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Monday, February 27, 2012

Yiptee Diptee Doo, Happy Shiny Day: The 2012 Oscars

Much as I’d like to fool myself and in spite of flukes, the Oscars aren’t about movies, craft, or art. They’re about fashion and culture. It’s the tough lesson of the film geek/snob, learned year after year, conveniently forgotten as he roots for a couple of favorites in late February. The Oscars are my Superbowl (with my team rarely playing or winning), and like the Superbowl, the play isn’t really the thing. Some weeks back, the radar of media picked up very little about the sport of football, and instead fixed its sights on the commercials and Madonna’s half-time performance. It felt like the closest the Superbowl discussion got to the sport was the subject of Gisele and her tweets, emails, or whatever the hell they were, involving her quarterback boyfriend. Even then, it’s news because it’s Gisele, which brings the sport back into the arena of fashion.

I was looking a little ridiculous last night at the Cowles Center in Minneapolis for the Official Twin Cities Oscar Party, which I was persuaded to attend in the waning Sunday afternoon hours. There were photographers, designers, gift bags, a red carpet, swanky gents in suits and beautiful women in luxurious dresses. In my childlike enthusiasm I was sporting my new official Drive jacket over an Oak Street Cinema t-shirt, Buckle jeans, and old Doc Martens. I was “representin’,” as they say, cheering on Nicolas Winding Refn and Ryan Gosling’s snubbed noir, which was merely up for the prestigious category of Sound Editing. Unsurprisingly, it lost. I contained myself and stayed away from the elevators.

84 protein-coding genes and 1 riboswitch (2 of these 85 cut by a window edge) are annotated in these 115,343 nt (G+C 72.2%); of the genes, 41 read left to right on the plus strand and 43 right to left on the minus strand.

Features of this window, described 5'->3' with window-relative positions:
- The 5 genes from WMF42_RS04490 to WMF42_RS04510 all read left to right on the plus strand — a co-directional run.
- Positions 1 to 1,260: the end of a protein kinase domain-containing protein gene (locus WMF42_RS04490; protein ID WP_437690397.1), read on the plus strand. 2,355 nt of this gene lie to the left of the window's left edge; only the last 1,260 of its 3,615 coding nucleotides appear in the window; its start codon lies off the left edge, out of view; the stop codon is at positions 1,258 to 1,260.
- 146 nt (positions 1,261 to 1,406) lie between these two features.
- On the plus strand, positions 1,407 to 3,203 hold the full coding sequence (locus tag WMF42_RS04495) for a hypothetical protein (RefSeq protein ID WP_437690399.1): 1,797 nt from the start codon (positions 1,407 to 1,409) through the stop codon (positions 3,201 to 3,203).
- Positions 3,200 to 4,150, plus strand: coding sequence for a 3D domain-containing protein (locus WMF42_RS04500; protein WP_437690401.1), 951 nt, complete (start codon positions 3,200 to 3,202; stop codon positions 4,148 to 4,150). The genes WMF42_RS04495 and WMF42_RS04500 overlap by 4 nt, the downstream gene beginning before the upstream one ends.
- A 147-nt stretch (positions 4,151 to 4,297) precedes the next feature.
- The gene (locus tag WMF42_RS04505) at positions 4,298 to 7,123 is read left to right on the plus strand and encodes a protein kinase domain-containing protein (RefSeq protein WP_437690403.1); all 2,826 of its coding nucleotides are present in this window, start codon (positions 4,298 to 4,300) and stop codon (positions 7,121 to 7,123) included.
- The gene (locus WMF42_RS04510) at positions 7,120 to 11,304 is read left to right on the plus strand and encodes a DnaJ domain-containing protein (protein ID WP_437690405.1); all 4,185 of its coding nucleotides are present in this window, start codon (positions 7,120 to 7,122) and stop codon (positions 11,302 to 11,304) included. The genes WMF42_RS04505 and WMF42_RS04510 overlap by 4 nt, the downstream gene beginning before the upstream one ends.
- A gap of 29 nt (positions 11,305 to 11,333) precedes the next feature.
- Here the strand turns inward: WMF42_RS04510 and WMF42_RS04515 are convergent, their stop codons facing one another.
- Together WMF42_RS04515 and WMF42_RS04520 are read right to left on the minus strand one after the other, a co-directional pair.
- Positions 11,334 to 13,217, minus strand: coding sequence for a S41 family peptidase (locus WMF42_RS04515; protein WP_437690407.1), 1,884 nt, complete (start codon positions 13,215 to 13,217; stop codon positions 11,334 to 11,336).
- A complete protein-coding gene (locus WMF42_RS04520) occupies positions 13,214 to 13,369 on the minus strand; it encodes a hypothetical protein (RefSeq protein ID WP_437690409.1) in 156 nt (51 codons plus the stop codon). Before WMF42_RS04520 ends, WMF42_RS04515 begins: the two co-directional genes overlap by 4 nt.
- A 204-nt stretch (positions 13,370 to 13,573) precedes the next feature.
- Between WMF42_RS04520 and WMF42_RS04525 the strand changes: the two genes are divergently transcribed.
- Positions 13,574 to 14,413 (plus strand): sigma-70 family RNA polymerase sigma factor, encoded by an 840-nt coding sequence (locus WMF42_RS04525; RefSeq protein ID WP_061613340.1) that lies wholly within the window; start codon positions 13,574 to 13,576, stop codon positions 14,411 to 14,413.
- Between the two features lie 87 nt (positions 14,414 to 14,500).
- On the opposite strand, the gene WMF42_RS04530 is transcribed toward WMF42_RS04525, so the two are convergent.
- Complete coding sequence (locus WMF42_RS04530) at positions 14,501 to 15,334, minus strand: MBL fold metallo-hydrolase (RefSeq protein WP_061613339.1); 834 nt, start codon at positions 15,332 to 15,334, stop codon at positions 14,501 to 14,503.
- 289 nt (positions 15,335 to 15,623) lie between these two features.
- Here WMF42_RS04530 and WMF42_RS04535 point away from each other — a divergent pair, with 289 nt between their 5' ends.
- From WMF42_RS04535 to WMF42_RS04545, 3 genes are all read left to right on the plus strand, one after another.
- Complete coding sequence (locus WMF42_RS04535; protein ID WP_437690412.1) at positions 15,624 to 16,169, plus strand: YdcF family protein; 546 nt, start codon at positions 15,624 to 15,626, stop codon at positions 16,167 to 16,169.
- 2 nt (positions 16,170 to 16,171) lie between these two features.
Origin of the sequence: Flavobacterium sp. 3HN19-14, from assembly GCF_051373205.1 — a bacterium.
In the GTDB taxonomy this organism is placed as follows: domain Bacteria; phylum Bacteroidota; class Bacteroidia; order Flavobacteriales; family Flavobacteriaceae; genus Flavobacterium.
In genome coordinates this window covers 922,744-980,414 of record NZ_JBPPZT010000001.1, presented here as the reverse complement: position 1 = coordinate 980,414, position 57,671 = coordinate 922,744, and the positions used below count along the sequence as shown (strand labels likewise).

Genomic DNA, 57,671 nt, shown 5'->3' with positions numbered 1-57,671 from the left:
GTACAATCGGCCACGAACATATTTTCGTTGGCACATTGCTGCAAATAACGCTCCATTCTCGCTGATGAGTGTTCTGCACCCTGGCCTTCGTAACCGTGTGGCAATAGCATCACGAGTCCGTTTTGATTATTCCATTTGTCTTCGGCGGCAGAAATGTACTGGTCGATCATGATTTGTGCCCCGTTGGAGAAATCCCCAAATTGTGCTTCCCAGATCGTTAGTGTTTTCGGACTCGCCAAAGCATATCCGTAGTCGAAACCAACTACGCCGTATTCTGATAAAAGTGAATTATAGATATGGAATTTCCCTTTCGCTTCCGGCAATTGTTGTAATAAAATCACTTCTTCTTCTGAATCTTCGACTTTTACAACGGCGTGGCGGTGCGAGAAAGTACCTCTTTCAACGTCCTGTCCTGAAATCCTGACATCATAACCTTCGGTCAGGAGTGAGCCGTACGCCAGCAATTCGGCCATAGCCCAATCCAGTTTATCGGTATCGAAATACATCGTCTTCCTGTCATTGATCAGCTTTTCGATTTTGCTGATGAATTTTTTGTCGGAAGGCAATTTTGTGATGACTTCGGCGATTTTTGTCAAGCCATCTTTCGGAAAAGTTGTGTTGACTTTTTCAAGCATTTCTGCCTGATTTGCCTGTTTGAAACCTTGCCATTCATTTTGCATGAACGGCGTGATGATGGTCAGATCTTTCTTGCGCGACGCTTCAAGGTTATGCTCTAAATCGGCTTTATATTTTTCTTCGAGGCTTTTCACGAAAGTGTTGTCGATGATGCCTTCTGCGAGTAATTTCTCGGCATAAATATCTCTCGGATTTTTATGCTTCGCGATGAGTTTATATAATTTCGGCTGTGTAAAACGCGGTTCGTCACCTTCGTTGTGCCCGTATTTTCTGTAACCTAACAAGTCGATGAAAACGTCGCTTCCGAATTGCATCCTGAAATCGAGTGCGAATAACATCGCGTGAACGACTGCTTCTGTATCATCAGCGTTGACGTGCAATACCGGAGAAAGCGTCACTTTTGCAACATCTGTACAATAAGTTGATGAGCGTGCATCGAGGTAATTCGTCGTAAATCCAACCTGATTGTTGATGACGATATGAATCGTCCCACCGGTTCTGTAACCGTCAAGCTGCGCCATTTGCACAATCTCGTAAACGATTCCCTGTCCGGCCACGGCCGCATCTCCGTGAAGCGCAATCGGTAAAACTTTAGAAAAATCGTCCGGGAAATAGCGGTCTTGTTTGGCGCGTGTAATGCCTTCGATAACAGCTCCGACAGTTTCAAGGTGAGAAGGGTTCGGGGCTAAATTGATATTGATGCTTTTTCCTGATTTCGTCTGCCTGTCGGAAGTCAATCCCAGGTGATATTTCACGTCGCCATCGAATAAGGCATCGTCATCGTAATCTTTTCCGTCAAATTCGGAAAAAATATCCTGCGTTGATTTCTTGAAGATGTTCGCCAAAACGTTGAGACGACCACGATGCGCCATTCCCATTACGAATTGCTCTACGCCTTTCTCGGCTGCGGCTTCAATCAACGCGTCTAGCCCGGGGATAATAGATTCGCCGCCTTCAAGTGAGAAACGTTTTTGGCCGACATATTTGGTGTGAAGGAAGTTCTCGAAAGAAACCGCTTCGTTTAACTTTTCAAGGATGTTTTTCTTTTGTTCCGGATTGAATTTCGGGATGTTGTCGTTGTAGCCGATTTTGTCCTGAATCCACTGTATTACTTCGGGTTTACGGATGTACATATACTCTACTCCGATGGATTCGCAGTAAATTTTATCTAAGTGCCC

Not that many of the party’s attendees had seen Drive. I dare say that 50% of them had seen more than three of the films nominated for Best Picture, to say nothing of 2011’s many excellent films utterly snubbed in all categories. Though I had a good time, especially after I wound up in the VIP section with an open bar, the jabber and networking between people usurped the interesting-looking moments of the broadcast, where actors discussed what effect movies had on them. Because the two most nominated films were films about film history – The Artist and Hugo – producer Brian Grazer feebly tried to channel cinematic reverence. I don’t think many people cared. Honestly, the most exuberant part of the show was probably the sketch starring Christopher Guest and company (Catherine O’Hara, Eugene Levy, Fred Willard, Bob Balaban, Jennifer Coolidge) playing the first test audience in 1939, commenting on flying monkeys and such in The Wizard of Oz. As with his films Waiting for Guffman and Best in Show, Guest and Co. are more us than we’d ever admit.